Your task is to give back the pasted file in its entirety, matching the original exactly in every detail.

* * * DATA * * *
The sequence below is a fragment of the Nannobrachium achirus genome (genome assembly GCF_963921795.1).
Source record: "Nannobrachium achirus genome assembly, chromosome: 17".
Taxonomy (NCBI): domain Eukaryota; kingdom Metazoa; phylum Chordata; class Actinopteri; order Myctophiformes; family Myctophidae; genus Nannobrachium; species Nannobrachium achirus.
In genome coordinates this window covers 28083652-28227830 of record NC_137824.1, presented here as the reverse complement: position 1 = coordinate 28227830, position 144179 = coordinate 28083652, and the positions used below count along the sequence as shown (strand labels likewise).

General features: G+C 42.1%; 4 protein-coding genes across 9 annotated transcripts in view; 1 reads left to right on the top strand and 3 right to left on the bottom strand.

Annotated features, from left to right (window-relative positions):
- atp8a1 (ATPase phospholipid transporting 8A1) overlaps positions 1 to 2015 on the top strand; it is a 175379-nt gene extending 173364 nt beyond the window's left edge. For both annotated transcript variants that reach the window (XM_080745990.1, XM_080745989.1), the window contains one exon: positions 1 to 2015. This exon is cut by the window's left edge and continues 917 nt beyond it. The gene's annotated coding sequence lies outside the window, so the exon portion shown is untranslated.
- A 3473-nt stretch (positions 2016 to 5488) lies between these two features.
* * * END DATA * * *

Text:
The sequence below is a fragment of the Nannobrachium achirus genome (genome assembly GCF_963921795.1).
Source record: "Nannobrachium achirus genome assembly, chromosome: 17".
Taxonomy (NCBI): domain Eukaryota; kingdom Metazoa; phylum Chordata; class Actinopteri; order Myctophiformes; family Myctophidae; genus Nannobrachium; species Nannobrachium achirus.
In genome coordinates this window covers 28083652-28227830 of record NC_137824.1, presented here as the reverse complement: position 1 = coordinate 28227830, position 144179 = coordinate 28083652, and the positions used below count along the sequence as shown (strand labels likewise).

General features: G+C 42.1%; 4 protein-coding genes across 9 annotated transcripts in view; 1 reads left to right on the top strand and 3 right to left on the bottom strand.

Annotated features, from left to right (window-relative positions):
- atp8a1 (ATPase phospholipid transporting 8A1) overlaps positions 1 to 2015 on the top strand; it is a 175379-nt gene extending 173364 nt beyond the window's left edge. For both annotated transcript variants that reach the window (XM_080745990.1, XM_080745989.1), the window contains one exon: positions 1 to 2015. This exon is cut by the window's left edge and continues 917 nt beyond it. The gene's annotated coding sequence lies outside the window, so the exon portion shown is untranslated.
- A 3473-nt stretch (positions 2016 to 5488) lies between these two features.